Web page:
In this lesson we are going attempt an exercise, another scale and a couple of songs, all using what we learnt about TAB in the lesson before. If you’re not sure yet on how to read TAB, it’s important that you go back to the previous lesson and go over the basics.

First of all, lets have a go at an exercise that is designed to stretch your fingers. Not only will this make your fingers stronger, it will help develop your coordination. Both strength and coordination are necessary to be able to play the guitar well, so make sure you practice this regularly.

With this exercise all you do is simply work your way from the 1st fret to the 4th fret on each string. Start on the 6th string and work your way across to the 1st string. When you get to the 4th fret on the 1st string, see if you can work you way back through to the 6th string, this time descending not ascending.

It’s very important with this exercise that you use a separate finger for each fret. Spread your fingers out as shown below:

  • 1st fret- 1st finegr
  • 2nd fret- 2nd finger
  • 3rd fret- 3rd finger
  • 4th fret- 4th finger

As the whole aim of this exercise is to gain strength and control with each finger, you will be missing the point and not benefiting from the exercise if you don’t spread your fingers out over the four frets used.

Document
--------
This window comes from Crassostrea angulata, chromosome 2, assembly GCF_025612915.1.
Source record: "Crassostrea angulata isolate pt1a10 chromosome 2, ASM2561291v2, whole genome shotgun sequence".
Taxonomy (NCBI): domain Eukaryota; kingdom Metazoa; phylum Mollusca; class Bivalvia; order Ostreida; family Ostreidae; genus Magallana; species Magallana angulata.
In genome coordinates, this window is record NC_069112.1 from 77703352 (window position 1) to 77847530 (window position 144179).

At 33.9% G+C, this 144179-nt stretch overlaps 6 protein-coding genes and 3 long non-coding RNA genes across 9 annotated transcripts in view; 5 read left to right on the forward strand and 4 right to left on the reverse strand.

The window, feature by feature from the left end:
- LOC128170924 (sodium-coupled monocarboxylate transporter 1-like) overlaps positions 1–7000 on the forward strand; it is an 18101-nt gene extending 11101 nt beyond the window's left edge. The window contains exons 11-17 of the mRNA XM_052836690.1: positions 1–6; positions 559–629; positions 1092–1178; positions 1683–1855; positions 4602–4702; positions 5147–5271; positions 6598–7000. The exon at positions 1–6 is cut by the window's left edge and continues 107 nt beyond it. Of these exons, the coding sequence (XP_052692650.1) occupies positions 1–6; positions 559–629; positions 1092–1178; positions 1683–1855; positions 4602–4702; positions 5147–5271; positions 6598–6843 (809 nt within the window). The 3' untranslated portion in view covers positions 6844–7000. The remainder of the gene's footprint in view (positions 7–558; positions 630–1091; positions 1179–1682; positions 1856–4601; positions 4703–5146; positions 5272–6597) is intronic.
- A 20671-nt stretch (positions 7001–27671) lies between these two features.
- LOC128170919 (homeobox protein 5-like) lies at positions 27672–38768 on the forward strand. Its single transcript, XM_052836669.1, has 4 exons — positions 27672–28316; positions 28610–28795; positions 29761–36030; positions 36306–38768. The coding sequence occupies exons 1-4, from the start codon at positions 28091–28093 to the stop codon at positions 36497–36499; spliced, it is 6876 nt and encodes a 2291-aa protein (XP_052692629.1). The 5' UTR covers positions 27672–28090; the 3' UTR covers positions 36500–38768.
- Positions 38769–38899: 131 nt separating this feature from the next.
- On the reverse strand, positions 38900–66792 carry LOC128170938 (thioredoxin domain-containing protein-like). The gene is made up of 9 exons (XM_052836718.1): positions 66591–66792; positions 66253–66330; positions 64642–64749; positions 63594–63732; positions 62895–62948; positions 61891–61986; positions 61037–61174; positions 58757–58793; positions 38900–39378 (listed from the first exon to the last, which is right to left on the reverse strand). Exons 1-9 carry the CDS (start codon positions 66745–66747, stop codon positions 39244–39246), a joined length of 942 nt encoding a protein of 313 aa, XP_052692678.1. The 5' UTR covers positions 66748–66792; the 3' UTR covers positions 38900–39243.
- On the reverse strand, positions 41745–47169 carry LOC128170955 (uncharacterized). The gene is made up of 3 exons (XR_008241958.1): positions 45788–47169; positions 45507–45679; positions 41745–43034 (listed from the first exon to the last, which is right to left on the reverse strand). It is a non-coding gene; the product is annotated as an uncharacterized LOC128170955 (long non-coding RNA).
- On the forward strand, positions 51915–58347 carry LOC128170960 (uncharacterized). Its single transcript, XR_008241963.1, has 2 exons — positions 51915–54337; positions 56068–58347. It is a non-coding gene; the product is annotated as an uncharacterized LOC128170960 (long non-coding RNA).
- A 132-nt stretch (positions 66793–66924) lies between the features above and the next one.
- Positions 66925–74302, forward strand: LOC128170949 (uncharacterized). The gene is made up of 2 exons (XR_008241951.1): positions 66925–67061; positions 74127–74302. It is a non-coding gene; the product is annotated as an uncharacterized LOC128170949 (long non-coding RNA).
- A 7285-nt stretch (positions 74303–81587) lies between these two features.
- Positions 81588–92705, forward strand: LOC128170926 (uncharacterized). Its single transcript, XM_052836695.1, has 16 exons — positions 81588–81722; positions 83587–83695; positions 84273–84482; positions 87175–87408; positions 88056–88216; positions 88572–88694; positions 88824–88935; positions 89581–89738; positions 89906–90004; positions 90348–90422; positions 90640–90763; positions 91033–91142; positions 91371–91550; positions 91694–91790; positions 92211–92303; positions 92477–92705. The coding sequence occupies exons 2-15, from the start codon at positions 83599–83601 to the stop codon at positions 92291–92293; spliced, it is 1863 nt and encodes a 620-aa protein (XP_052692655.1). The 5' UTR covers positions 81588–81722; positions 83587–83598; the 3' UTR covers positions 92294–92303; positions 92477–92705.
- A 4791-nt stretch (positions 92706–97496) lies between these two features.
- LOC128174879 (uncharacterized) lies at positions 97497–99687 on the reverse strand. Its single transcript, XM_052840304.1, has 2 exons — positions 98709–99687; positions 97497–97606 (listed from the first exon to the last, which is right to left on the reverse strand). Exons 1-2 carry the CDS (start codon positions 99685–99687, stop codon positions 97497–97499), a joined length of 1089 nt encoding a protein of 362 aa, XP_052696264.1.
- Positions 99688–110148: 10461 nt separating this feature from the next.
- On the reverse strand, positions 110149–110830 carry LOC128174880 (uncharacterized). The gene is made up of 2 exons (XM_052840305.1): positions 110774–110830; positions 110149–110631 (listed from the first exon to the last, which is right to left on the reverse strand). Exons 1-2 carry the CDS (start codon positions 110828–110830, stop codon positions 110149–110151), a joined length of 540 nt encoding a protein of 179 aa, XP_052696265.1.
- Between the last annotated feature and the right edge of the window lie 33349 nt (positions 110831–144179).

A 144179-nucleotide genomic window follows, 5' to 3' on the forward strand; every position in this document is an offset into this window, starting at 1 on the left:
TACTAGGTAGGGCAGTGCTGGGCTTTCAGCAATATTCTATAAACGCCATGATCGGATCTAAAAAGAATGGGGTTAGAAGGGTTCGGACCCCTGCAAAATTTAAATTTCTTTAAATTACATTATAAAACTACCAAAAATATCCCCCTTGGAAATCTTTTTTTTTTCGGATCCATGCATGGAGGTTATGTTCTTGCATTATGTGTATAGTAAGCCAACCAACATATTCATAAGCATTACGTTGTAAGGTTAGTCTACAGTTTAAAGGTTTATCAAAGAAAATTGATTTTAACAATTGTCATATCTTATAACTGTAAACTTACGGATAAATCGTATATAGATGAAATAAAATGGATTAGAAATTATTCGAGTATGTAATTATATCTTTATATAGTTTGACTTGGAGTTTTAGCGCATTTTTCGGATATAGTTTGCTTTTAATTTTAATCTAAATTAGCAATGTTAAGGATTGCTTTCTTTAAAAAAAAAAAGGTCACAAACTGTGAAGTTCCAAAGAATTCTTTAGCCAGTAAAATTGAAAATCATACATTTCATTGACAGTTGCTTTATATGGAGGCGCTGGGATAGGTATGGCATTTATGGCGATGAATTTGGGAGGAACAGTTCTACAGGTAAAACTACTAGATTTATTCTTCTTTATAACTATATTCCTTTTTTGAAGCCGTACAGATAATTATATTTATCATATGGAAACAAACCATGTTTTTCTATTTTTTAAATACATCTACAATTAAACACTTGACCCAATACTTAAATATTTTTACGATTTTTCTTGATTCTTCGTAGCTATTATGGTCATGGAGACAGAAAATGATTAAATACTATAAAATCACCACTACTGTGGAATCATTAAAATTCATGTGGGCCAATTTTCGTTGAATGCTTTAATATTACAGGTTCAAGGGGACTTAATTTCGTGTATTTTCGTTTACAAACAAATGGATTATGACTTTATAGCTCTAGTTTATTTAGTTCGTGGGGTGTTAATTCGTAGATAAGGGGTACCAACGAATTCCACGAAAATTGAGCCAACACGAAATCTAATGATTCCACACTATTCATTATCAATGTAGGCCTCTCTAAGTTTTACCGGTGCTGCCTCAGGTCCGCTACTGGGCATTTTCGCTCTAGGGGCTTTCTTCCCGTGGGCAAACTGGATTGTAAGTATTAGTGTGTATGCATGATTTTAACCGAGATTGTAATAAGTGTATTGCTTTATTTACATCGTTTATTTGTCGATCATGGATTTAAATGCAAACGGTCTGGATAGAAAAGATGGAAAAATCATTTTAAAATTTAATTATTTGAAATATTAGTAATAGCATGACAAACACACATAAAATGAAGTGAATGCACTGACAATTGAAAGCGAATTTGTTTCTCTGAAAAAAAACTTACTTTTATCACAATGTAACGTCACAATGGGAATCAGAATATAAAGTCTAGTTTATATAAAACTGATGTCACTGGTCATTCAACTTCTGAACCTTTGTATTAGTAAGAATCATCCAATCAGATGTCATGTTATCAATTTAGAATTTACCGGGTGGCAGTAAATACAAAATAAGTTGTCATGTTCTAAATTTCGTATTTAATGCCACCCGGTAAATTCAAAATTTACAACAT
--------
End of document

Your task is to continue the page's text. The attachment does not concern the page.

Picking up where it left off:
Next we have another major scale, this time in the key of E. Make sure you practice both this scale and the C major scale (lesson 4) as the have different layouts and will help you to get to know slightly different areas of the neck.

RELATED Harmonic Minor Scale Seven Positions – TAB and Diagrams

  • make sure you spread your fingers out with all the scales and exercises, using one finger per fret *

Finally, we have two pieces for you to have a go at. Along with the scale and the exercise, make sure you practice the whole lesson regularly in order to develop your speed and accuracy.

Drunken Sailor:

You shouldn’t find this piece much harder than the scales or exercises you have been shown already. The only difference is that it’s slightly longer than a scale and also follows a melody. Take a look at the video to see how it should be played and also to see how all the notes fit into the tune.

Happy Birthday:

I’d be very surprised if anyone on this website doesn’t know how this tune goes! Because you should be familiar with the melody, playing it on guitar shouldn’t pose too many problems. Again, check the video to hear and see how it should be played.